Thriftway parking problems call for a clever plan

It has been said that every man (and I don't think I'm being sexist here) harbors within himself a secret plan to become rich that won't work. Here's mine.

Nearly my entire social life consists of trips to Thriftway. For me, that usually means, at a minimum, three visits per day. I'm there first thing in the morning to get my latte, then return at noon for my cup of soup. At the end of the day, my wife calls to say she's finally finished ploughing through her daily mountain of e-mails, and would I like to meet her at, guess where, Thriftway, so we can decide on what to get for dinner.

As a result of these multiple trips to the center of the Island universe, I am invariably flummoxed when I leave the store and try to remember where I've parked the car — what I refer to as another [insert expletive] "senior moment" or what a British friend has alternatively suggested, an "intellectural interlude." Each trip and each day, the car is in a different place. Mornings, first thing, aren't too bad because the lot isn't very full, but lunch and dinner time car searches can be trying indeed. Am I alone in this? Highly unlikely.

Now, I get my hair cut at James Hair Design. The proprietor, Jim Griswold, in addition to being a fine barber, hair stylist, blacksmith and metal craftsman, also has a bloodhound and is a dedicated volunteer with the Pierce County Sheriff's Department search and rescue team. Remember the “secret plan?” Here it comes:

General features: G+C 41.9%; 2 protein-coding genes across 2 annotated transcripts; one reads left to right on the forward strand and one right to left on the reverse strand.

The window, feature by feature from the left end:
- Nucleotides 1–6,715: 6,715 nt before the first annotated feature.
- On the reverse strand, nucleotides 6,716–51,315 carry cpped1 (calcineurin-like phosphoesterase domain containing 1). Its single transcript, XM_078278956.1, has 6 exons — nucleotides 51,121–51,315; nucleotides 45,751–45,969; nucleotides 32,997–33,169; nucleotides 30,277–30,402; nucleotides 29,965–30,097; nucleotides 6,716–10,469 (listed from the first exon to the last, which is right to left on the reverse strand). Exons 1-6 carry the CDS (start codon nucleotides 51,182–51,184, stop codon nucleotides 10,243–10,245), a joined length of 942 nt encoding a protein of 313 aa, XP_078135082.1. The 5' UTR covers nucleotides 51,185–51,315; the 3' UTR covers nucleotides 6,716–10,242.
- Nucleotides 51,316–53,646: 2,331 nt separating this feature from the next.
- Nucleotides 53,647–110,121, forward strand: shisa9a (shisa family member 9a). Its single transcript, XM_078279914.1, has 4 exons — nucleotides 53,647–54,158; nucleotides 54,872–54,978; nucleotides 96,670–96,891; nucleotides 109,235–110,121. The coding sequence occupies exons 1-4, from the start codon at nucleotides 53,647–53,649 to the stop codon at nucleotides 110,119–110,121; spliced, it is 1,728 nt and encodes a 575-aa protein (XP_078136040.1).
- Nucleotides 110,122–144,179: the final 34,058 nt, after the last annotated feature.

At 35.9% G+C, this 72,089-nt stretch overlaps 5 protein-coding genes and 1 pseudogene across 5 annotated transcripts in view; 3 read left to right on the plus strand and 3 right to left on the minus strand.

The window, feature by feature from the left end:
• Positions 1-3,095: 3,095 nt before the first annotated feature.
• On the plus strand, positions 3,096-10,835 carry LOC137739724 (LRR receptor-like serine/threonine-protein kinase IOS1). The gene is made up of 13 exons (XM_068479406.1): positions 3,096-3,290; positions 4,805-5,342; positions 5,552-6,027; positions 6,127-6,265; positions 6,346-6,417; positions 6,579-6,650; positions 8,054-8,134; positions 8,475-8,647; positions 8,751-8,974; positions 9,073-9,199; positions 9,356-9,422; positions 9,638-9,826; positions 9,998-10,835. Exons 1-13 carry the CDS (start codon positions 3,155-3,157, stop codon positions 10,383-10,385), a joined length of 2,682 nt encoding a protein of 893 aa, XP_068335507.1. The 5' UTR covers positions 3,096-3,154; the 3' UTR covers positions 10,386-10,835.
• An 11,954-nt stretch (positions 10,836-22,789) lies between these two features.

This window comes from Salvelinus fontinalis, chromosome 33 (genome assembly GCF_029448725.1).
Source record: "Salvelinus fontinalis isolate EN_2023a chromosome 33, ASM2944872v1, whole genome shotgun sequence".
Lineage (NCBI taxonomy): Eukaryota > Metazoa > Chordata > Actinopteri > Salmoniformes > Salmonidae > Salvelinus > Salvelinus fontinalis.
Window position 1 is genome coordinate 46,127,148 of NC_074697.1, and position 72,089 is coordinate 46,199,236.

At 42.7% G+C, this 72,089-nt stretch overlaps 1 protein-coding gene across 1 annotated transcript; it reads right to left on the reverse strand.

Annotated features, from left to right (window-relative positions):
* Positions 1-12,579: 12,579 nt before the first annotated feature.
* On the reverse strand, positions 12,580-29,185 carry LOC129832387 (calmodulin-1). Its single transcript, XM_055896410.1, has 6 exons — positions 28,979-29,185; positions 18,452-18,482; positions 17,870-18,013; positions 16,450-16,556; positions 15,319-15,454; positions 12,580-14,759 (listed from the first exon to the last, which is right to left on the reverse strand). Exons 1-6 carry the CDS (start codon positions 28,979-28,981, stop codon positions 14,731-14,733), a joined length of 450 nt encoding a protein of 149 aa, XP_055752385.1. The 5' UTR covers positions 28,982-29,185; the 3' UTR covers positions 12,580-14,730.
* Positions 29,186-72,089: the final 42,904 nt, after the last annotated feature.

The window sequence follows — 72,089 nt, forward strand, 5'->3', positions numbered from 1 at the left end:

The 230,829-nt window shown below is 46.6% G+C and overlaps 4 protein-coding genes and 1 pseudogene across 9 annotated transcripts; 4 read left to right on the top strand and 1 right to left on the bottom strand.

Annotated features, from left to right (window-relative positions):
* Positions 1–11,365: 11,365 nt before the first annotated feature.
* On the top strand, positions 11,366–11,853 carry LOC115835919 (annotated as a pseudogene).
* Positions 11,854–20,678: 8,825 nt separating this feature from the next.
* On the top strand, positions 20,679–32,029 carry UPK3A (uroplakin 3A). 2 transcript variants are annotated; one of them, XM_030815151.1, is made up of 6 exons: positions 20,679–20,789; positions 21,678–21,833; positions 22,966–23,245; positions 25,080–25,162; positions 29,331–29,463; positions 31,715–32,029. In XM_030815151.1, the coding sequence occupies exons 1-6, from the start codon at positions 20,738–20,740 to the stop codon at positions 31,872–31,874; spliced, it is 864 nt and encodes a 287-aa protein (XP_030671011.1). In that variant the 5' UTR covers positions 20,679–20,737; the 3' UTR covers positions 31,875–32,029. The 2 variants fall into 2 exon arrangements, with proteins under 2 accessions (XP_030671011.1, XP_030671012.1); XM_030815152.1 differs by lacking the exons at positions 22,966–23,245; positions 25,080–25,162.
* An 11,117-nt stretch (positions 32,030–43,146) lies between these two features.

I'm sitting in the chair, and the lightbulb over my head blinks on. "Jim," I say enthusiastically, "I have a [secret] plan that is going to make us rich!"

"What is it?" Jim replies, somewhat dubiously.

So I recount the misplacing-my-car-at-Thriftway situation, and then say, "You lease your bloodhound to Thriftway when you're not using her." "And," he says. "And when people like me come out of the store in a state of total befuddlement because they can't remember where the [insert expletive] car is, your dog sniffs them, heads out into the parking lot, and when it has found the car, starts in with the whole bloodhound howling thing!"

"Uh," says Jim.

"Uh, what? This is brilliant! My idea. Your dog. Nominal fee. We're going to be rich!"

"Uh," says Jim, again, "It won't work."

"Of course it will work," I reply, although my enthusiasm is rapidly waning, "Why won't it work?"

"Because once my dog has found you, it stops looking. It’s found you!"

And I even had a name picked out: Valet Barking.

— Craig Hanson is vice-president of the Vashon Island Rotary Foundation.

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